To access their equity without selling the home, owners have limited options:

  • They can take out cash when refinancing, if the lender will allow it.
  • They can obtain second mortgages or home equity lines of credit.
  • They also may get reverse mortgages, but that's a more costly approach.
  • They could try to sell.

But many retirees, like other homeowners, may want to avoid selling now while home values are at their lowest point in years. Some say these low property values are ruining retirement  for this generation of retirees.

 

Pay off that mortgage

Experts typically counsel homeowners to enter retirement with the mortgage paid off. If your mortgage is $1,000, for example, paying off that debt before you are on a fixed income is like giving yourself $1,000 more each month to live on.

But a paid-up mortgage is not possible for everyone, given recent losses in home equity and investments. Bottom line: Whether debt is OK for retirees depends on each individual financial situation. Writes Bankrate.com:

"Many people believe they should not have any debt in retirement, but it may not be a problem as long as the retirees have the capacity to make the mortgage payments," says Rich Arzaga, founder and CEO of Cornerstone Wealth Management Inc., in San Ramon, Calif. "If their cash flow is healthy and their investments are growing enough to beat inflation, having a mortgage is not really a risk."

Assuming you can get a lender to refinance your home loan, it "makes sense as long as the homeowners will stay in the property for at least 10 years, qualify for a lower interest rate and will use the savings for retirement," Arzaga told Bankrate.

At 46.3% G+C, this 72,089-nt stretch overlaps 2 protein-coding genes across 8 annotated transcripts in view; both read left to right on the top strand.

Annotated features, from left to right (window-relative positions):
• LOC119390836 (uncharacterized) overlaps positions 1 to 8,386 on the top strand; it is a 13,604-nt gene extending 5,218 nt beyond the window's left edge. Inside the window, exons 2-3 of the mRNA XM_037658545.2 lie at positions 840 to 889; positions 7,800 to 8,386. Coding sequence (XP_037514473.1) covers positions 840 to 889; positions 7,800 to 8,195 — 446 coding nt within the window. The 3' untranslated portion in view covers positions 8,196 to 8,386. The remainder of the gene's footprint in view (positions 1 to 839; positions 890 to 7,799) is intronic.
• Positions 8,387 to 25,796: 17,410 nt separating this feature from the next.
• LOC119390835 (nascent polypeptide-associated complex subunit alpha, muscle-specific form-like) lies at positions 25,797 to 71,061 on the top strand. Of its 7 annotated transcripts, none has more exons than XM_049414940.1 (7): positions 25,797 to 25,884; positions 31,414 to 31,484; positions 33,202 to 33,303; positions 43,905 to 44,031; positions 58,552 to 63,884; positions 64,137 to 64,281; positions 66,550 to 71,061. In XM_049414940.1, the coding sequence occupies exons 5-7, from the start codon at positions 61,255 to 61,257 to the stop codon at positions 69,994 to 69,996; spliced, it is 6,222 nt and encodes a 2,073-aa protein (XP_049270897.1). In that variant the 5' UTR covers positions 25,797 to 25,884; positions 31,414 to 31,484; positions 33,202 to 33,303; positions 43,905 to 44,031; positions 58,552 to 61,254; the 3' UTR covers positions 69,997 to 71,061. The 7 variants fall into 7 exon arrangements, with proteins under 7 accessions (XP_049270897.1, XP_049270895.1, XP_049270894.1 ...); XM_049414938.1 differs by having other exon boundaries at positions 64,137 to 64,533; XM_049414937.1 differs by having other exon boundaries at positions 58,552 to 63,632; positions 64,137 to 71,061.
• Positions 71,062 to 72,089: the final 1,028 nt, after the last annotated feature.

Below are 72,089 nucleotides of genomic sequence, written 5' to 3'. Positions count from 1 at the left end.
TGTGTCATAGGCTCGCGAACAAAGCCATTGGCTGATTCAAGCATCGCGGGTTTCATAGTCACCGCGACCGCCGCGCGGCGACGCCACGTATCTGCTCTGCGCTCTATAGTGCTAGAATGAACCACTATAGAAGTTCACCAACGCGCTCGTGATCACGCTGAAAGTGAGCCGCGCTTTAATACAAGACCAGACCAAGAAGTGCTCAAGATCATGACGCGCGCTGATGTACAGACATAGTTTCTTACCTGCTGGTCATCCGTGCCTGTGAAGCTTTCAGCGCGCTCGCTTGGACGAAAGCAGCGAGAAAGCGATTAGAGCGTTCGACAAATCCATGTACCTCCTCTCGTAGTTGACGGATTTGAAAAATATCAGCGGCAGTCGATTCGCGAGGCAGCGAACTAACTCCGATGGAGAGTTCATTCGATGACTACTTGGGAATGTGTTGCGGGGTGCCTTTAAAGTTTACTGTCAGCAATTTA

More on MSN Money:

3Comments
Jun 1, 2012 3:37PM
avatar

What investments are growing enough to beat inflation????/ I keep reading that you need your

investment to grow 8% a year---------That ain't happening/////////////////

Jun 1, 2012 4:40PM
avatar
The banks aren't willing to "risk" a mortgage backed by an asset (the house) but they are willing to risk and lose Billions on derivitives and other imaginary "investment" instruments. If they're that stupid, they won't be in business much longer. 
Jun 1, 2012 4:26PM
avatar

Same thing happened to us.  Aim Loans turned us down because of lack of income.  Have plenty in

savings and 57% equity.  We have decided to just pay it off. 

Report
Please help us to maintain a healthy and vibrant community by reporting any illegal or inappropriate behavior. If you believe a message violates theCode of Conductplease use this form to notify the moderators. They will investigate your report and take appropriate action. If necessary, they report all illegal activity to the proper authorities.
Categories
100 character limit
Are you sure you want to delete this comment?

DATA PROVIDERS

Copyright © 2014 Microsoft. All rights reserved.

Fundamental company data and historical chart data provided by Morningstar Inc. Real-time index quotes and delayed quotes supplied by Morningstar Inc. Quotes delayed by up to 15 minutes, except where indicated otherwise. Fund summary, fund performance and dividend data provided by Morningstar Inc. Analyst recommendations provided by Zacks Investment Research. StockScouter data provided by Verus Analytics. IPO data provided by Hoover's Inc. Index membership data provided by Morningstar Inc.

ABOUT SMART SPENDING

Smart Spending brings you the best money-saving tips from MSN Money and the rest of the Web. Join the conversation on Facebook and follow us on Twitter.

LATEST BLOG POSTS

Can you trust Carfax?

If you're thinking about buying a car and the Carfax report comes back clean, you're good to go, right? Um, maybe not. Here are four other ways you can avoid buying a clunker.

VIDEO ON MSN MONEY

TOOLS

More